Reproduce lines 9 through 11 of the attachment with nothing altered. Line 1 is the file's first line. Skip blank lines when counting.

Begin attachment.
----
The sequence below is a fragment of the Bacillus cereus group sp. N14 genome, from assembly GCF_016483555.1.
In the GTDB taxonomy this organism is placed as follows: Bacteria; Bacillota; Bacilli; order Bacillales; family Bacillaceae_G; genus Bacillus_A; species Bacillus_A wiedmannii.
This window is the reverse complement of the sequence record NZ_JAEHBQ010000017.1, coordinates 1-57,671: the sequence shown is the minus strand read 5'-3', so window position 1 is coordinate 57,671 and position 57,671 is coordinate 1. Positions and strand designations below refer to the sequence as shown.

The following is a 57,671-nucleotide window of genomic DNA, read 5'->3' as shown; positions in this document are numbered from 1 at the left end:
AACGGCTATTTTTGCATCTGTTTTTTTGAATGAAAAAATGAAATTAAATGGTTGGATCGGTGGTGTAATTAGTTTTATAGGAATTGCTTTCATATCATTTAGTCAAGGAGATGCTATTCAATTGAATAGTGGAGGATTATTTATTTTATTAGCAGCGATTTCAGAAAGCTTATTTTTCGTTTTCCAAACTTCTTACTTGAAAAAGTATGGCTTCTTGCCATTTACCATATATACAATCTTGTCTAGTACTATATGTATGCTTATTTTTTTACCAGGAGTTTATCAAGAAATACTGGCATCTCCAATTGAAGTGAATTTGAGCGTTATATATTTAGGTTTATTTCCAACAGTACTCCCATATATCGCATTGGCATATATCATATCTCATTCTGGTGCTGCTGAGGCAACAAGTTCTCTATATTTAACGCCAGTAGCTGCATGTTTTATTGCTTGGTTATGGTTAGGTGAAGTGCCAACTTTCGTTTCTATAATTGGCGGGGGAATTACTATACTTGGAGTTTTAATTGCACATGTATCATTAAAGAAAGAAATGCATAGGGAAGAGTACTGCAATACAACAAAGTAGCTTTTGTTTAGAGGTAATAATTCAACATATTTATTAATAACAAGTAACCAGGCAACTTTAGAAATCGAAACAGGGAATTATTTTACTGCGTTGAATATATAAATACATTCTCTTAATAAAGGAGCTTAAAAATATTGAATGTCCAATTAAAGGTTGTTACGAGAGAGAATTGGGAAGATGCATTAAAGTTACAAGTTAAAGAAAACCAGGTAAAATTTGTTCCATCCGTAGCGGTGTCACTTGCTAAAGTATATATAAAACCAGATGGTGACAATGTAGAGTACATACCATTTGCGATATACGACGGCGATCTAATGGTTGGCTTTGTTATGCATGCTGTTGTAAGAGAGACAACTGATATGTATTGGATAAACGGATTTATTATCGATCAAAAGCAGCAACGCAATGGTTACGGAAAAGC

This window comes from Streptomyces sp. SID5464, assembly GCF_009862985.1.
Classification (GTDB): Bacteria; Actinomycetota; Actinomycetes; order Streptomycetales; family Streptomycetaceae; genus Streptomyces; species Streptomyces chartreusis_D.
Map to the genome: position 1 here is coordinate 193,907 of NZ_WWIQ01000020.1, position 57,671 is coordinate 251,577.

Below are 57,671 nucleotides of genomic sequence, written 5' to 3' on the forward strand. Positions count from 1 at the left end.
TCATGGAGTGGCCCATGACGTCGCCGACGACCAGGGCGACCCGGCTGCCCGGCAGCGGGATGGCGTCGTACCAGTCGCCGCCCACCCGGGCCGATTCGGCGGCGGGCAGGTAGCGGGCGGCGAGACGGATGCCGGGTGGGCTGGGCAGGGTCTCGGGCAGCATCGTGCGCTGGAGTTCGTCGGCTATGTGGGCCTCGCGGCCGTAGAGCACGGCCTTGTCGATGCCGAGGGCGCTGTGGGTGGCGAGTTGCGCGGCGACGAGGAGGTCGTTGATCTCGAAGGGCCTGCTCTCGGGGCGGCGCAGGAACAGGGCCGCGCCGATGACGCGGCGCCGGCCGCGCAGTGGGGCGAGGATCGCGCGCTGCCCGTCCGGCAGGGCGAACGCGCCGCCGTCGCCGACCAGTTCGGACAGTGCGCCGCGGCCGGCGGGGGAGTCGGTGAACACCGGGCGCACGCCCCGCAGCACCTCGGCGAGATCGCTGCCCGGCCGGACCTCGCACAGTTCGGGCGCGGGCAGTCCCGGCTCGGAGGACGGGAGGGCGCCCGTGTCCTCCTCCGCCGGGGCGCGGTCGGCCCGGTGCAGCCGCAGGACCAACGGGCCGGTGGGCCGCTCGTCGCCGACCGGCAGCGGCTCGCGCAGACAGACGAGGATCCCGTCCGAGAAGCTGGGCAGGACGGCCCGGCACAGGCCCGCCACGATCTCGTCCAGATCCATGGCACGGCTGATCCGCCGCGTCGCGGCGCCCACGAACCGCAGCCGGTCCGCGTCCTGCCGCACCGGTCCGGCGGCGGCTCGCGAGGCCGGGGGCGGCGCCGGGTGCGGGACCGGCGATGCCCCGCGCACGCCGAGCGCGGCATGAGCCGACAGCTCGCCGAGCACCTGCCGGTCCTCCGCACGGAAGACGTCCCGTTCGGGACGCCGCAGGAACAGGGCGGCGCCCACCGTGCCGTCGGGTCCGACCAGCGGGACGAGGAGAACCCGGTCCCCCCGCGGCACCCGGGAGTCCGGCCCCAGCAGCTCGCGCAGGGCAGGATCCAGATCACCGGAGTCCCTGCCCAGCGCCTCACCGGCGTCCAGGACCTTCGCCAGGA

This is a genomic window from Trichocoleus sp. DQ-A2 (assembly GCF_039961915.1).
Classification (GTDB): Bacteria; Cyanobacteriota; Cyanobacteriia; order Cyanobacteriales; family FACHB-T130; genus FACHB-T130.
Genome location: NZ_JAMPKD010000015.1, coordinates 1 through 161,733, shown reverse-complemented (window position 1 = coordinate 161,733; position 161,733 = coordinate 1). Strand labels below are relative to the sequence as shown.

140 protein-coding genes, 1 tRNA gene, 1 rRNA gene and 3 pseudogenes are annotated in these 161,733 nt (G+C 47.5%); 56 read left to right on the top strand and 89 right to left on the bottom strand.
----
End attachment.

Below are 57,671 nucleotides of genomic sequence, written 5' to 3' on the forward strand. Positions count from 1 at the left end.
TCATGGAGTGGCCCATGACGTCGCCGACGACCAGGGCGACCCGGCTGCCCGGCAGCGGGATGGCGTCGTACCAGTCGCCGCCCACCCGGGCCGATTCGGCGGCGGGCAGGTAGCGGGCGGCGAGACGGATGCCGGGTGGGCTGGGCAGGGTCTCGGGCAGCATCGTGCGCTGGAGTTCGTCGGCTATGTGGGCCTCGCGGCCGTAGAGCACGGCCTTGTCGATGCCGAGGGCGCTGTGGGTGGCGAGTTGCGCGGCGACGAGGAGGTCGTTGATCTCGAAGGGCCTGCTCTCGGGGCGGCGCAGGAACAGGGCCGCGCCGATGACGCGGCGCCGGCCGCGCAGTGGGGCGAGGATCGCGCGCTGCCCGTCCGGCAGGGCGAACGCGCCGCCGTCGCCGACCAGTTCGGACAGTGCGCCGCGGCCGGCGGGGGAGTCGGTGAACACCGGGCGCACGCCCCGCAGCACCTCGGCGAGATCGCTGCCCGGCCGGACCTCGCACAGTTCGGGCGCGGGCAGTCCCGGCTCGGAGGACGGGAGGGCGCCCGTGTCCTCCTCCGCCGGGGCGCGGTCGGCCCGGTGCAGCCGCAGGACCAACGGGCCGGTGGGCCGCTCGTCGCCGACCGGCAGCGGCTCGCGCAGACAGACGAGGATCCCGTCCGAGAAGCTGGGCAGGACGGCCCGGCACAGGCCCGCCACGATCTCGTCCAGATCCATGGCACGGCTGATCCGCCGCGTCGCGGCGCCCACGAACCGCAGCCGGTCCGCGTCCTGCCGCACCGGTCCGGCGGCGGCTCGCGAGGCCGGGGGCGGCGCCGGGTGCGGGACCGGCGATGCCCCGCGCACGCCGAGCGCGGCATGAGCCGACAGCTCGCCGAGCACCTGCCGGTCCTCCGCACGGAAGACGTCCCGTTCGGGACGCCGCAGGAACAGGGCGGCGCCCACCGTGCCGTCGGGTCCGACCAGCGGGACGAGGAGAACCCGGTCCCCCCGCGGCACCCGGGAGTCCGGCCCCAGCAGCTCGCGCAGGGCAGGATCCAGATCACCGGAGTCCCTGCCCAGCGCCTCACCGGCGTCCAGGACCTTCGCCAGGA

This is a genomic window from Trichocoleus sp. DQ-A2 (assembly GCF_039961915.1).